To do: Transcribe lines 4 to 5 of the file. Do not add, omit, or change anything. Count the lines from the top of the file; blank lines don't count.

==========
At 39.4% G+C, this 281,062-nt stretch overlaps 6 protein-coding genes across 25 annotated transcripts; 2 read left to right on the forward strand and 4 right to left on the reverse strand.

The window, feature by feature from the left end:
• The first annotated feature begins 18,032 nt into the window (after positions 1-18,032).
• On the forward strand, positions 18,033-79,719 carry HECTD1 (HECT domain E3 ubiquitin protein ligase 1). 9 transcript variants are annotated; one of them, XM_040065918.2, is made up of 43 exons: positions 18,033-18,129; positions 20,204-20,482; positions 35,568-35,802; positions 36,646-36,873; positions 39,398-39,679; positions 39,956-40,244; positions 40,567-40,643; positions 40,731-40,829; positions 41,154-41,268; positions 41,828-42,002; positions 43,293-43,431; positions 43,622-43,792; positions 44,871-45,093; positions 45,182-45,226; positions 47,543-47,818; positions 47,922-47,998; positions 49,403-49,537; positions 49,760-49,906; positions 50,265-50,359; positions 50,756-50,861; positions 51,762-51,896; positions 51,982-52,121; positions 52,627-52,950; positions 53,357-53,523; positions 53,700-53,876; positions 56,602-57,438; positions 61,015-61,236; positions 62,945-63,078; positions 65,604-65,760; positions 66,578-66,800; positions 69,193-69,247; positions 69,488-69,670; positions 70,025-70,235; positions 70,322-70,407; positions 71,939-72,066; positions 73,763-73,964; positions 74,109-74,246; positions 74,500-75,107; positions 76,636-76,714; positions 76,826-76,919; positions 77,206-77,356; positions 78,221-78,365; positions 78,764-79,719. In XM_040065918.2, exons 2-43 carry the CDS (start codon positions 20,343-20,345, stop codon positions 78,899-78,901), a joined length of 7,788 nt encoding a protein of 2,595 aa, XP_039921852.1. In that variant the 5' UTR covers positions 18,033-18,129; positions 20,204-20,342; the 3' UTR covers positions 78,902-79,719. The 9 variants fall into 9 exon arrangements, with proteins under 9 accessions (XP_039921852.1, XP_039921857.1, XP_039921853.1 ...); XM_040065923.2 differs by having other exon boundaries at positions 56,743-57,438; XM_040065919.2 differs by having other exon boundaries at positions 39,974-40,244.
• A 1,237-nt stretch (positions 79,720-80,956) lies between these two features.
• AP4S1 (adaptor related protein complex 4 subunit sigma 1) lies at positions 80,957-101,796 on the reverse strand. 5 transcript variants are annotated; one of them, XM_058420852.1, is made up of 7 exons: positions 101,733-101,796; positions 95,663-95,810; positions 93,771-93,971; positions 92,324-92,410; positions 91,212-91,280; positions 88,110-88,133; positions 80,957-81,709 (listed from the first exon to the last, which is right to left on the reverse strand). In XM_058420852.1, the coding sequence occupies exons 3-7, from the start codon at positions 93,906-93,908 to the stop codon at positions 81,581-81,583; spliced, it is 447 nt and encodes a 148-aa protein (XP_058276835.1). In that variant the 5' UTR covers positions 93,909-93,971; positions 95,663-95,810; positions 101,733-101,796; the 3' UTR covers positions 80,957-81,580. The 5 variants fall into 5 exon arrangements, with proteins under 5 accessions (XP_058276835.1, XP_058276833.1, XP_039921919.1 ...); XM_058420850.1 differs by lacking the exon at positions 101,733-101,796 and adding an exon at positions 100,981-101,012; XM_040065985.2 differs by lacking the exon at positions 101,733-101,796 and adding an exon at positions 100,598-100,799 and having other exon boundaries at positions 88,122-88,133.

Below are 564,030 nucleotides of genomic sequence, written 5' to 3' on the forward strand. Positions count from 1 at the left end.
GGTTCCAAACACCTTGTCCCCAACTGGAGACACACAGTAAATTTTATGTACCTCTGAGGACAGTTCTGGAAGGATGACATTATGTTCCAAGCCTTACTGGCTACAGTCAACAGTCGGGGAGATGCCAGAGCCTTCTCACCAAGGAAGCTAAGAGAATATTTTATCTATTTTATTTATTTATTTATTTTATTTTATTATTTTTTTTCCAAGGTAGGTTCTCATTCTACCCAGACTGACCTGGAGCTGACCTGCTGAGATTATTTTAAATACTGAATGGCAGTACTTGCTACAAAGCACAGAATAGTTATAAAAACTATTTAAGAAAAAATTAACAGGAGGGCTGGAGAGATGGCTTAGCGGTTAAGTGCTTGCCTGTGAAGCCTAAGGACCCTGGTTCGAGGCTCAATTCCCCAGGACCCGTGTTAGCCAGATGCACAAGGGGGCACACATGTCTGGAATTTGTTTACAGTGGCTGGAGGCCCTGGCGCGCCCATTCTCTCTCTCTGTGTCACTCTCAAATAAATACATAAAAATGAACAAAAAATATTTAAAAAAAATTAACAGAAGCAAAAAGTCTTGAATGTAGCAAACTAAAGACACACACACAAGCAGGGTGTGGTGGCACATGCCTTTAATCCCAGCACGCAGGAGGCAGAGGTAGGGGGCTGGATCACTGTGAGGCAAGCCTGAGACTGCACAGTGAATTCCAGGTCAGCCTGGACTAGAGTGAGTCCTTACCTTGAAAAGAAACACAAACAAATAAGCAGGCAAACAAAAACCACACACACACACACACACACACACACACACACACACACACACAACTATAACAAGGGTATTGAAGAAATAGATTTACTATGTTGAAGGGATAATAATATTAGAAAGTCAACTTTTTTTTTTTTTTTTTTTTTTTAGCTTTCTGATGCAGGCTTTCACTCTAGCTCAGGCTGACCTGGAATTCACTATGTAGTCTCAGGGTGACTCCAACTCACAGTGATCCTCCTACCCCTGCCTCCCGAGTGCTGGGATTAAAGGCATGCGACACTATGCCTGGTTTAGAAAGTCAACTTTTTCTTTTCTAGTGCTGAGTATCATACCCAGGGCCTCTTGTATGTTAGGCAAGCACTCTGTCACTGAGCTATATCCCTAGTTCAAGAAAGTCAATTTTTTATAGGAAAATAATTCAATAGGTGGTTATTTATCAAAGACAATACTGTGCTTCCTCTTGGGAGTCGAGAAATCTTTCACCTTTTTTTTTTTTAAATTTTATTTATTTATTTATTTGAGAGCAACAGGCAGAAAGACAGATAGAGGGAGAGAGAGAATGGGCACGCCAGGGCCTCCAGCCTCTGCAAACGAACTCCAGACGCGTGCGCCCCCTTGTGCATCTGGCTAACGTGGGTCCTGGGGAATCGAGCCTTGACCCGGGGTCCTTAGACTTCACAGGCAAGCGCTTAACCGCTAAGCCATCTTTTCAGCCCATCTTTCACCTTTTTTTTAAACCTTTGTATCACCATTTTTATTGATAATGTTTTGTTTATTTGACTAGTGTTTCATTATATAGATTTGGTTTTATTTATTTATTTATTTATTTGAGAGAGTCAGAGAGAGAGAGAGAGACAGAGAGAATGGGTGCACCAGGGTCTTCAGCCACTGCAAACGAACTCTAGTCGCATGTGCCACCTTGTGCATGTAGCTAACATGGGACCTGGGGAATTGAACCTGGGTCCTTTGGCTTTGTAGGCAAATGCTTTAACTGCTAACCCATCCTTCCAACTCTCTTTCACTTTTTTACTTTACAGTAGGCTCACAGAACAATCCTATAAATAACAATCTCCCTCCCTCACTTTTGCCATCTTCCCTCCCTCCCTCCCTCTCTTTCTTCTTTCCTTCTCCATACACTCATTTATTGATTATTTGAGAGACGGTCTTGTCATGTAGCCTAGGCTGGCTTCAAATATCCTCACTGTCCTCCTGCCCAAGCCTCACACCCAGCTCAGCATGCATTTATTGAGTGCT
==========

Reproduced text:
• On the forward strand, positions 18,033-79,719 carry HECTD1 (HECT domain E3 ubiquitin protein ligase 1). 9 transcript variants are annotated; one of them, XM_040065918.2, is made up of 43 exons: positions 18,033-18,129; positions 20,204-20,482; positions 35,568-35,802; positions 36,646-36,873; positions 39,398-39,679; positions 39,956-40,244; positions 40,567-40,643; positions 40,731-40,829; positions 41,154-41,268; positions 41,828-42,002; positions 43,293-43,431; positions 43,622-43,792; positions 44,871-45,093; positions 45,182-45,226; positions 47,543-47,818; positions 47,922-47,998; positions 49,403-49,537; positions 49,760-49,906; positions 50,265-50,359; positions 50,756-50,861; positions 51,762-51,896; positions 51,982-52,121; positions 52,627-52,950; positions 53,357-53,523; positions 53,700-53,876; positions 56,602-57,438; positions 61,015-61,236; positions 62,945-63,078; positions 65,604-65,760; positions 66,578-66,800; positions 69,193-69,247; positions 69,488-69,670; positions 70,025-70,235; positions 70,322-70,407; positions 71,939-72,066; positions 73,763-73,964; positions 74,109-74,246; positions 74,500-75,107; positions 76,636-76,714; positions 76,826-76,919; positions 77,206-77,356; positions 78,221-78,365; positions 78,764-79,719. In XM_040065918.2, exons 2-43 carry the CDS (start codon positions 20,343-20,345, stop codon positions 78,899-78,901), a joined length of 7,788 nt encoding a protein of 2,595 aa, XP_039921852.1. In that variant the 5' UTR covers positions 18,033-18,129; positions 20,204-20,342; the 3' UTR covers positions 78,902-79,719. The 9 variants fall into 9 exon arrangements, with proteins under 9 accessions (XP_039921852.1, XP_039921857.1, XP_039921853.1 ...); XM_040065923.2 differs by having other exon boundaries at positions 56,743-57,438; XM_040065919.2 differs by having other exon boundaries at positions 39,974-40,244.
• A 1,237-nt stretch (positions 79,720-80,956) lies between these two features.